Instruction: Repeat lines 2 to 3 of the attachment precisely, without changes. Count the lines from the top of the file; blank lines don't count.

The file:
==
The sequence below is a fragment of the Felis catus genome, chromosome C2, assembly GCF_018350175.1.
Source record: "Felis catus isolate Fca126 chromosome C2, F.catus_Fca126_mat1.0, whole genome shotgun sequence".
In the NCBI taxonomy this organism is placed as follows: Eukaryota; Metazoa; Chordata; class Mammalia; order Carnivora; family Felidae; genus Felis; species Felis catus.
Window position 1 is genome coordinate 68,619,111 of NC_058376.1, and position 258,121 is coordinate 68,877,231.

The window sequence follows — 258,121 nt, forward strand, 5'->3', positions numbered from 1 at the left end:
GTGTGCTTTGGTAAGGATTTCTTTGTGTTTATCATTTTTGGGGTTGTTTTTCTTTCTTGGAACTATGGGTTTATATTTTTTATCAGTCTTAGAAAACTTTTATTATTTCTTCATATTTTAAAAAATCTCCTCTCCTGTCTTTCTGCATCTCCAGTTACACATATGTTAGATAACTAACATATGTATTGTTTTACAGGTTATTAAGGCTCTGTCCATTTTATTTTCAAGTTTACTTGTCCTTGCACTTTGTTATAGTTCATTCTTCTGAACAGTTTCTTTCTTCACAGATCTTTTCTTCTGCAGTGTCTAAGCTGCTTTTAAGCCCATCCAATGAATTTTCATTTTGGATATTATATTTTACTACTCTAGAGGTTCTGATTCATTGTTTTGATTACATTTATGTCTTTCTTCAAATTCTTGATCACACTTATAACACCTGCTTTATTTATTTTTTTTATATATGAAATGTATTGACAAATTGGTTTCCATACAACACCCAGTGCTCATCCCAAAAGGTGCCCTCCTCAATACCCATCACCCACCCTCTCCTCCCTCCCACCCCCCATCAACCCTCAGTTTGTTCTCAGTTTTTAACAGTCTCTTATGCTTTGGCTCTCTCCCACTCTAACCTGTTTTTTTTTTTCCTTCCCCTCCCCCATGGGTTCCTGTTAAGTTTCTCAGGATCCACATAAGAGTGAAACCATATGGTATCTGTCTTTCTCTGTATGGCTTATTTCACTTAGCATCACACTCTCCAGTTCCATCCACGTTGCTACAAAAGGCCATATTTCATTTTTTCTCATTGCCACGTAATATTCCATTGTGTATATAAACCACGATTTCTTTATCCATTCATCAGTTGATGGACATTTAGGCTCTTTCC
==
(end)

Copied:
Source record: "Felis catus isolate Fca126 chromosome C2, F.catus_Fca126_mat1.0, whole genome shotgun sequence".
In the NCBI taxonomy this organism is placed as follows: Eukaryota; Metazoa; Chordata; class Mammalia; order Carnivora; family Felidae; genus Felis; species Felis catus.